2. Those documents included the Periodic Payment Right Purchase Agreement, a Security Agreement, a Seller's Affidavit, an Absolute Unconditional, and Irrevocable Transfer and Assignment, Wiring Instructions, and some other documents.
3. Stone Street offset $2,500 of its obligation to pay $132,844 because there was a delay in the closing and during that delay a $2,500 monthly payment was made directly to Johnson instead of to Stone Street.
4. The record does not state the exact amount that Johnson paid to complete the loan payments on his truck, it merely states that he paid $17,000 to $18,000.
5. The letter does not expressly state that Johnson is changing his address to 18351 Kuykendahl, No. 251, Spring, Texas 77379-8159. Instead, Johnson's letter uses this Spring, Texas address as his return address. However, in Integrity's First Petition in Interpleader, it states that Johnson requested that the payments be sent to the Spring, Texas address. The record also shows that Integrity did change the address to which the payments were sent after receiving notification from Equitable of Johnson's letter.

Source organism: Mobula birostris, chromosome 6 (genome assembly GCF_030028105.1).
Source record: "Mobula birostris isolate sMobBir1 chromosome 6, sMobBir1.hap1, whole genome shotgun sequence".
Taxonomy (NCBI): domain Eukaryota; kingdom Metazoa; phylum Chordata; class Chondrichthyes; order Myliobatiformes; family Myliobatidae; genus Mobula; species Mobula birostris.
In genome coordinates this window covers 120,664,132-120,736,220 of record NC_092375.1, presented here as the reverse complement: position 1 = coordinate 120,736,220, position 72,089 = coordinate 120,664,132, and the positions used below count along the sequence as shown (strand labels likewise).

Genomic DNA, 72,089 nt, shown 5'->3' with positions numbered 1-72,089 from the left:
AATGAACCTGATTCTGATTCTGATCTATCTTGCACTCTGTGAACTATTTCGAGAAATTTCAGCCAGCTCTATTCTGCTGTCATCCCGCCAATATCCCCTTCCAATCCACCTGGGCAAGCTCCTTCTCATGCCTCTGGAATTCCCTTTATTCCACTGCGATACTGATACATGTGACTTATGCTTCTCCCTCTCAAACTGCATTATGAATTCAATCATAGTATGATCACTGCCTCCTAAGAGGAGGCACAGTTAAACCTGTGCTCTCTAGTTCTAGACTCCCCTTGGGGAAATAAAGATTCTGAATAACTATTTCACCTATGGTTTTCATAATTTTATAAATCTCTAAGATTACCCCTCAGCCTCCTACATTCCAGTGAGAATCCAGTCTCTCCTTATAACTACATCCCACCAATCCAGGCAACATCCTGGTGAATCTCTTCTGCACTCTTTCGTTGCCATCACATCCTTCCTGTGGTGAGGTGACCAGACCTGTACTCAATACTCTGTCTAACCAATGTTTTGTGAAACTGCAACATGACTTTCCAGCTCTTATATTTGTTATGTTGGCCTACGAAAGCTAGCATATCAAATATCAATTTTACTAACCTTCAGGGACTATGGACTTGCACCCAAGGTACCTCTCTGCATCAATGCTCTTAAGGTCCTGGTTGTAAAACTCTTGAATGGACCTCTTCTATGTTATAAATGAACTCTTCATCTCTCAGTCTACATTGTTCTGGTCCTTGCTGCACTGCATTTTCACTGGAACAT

6. Based upon the terms of the structured settlement agreement, the monthly payments for March, April, May and June of 1999 would have been in the amount of $3,000.00 each. Because these four payments were diverted from Stone Street to Johnson, it appears that he received a total of $12,000.00. However, under the terms of the assignment Johnson was only entitled to receive $500.00 of each monthly payment, for a total of $2,000.00.
7. Stone Street argued the full faith and credit, and res judicata effect of the Maryland judgment in the trial court. However, the trial court did not rule on that basis and it is not brought forward as an issue on appeal.
8. Under the terms of the settlement agreement, Integrity recovered attorneys' fees from a portion of the monthly payments held in the registry of the court and was discharged from the lawsuit in exchange for its agreement to honor and comply with any judgment rendered in the case. On August 12, 2002, the trial court signed an Agreed Order of Dismissal with Prejudice dismissing Integrity from the case and awarding it $6,000 in attorneys' fees.